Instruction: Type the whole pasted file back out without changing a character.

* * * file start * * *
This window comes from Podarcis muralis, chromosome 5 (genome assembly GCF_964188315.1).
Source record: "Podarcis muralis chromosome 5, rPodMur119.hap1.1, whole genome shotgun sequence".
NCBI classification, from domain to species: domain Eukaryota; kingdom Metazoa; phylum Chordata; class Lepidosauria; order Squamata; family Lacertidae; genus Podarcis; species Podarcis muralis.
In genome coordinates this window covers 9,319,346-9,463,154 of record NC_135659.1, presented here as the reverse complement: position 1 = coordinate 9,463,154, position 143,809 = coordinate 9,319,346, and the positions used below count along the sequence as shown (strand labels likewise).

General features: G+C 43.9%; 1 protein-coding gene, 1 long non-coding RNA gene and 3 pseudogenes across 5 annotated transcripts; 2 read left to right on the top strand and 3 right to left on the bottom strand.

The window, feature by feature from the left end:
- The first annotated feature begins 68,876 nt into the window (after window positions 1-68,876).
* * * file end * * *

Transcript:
This window comes from Podarcis muralis, chromosome 5 (genome assembly GCF_964188315.1).
Source record: "Podarcis muralis chromosome 5, rPodMur119.hap1.1, whole genome shotgun sequence".
NCBI classification, from domain to species: domain Eukaryota; kingdom Metazoa; phylum Chordata; class Lepidosauria; order Squamata; family Lacertidae; genus Podarcis; species Podarcis muralis.
In genome coordinates this window covers 9,319,346-9,463,154 of record NC_135659.1, presented here as the reverse complement: position 1 = coordinate 9,463,154, position 143,809 = coordinate 9,319,346, and the positions used below count along the sequence as shown (strand labels likewise).

General features: G+C 43.9%; 1 protein-coding gene, 1 long non-coding RNA gene and 3 pseudogenes across 5 annotated transcripts; 2 read left to right on the top strand and 3 right to left on the bottom strand.

The window, feature by feature from the left end:
- The first annotated feature begins 68,876 nt into the window (after window positions 1-68,876).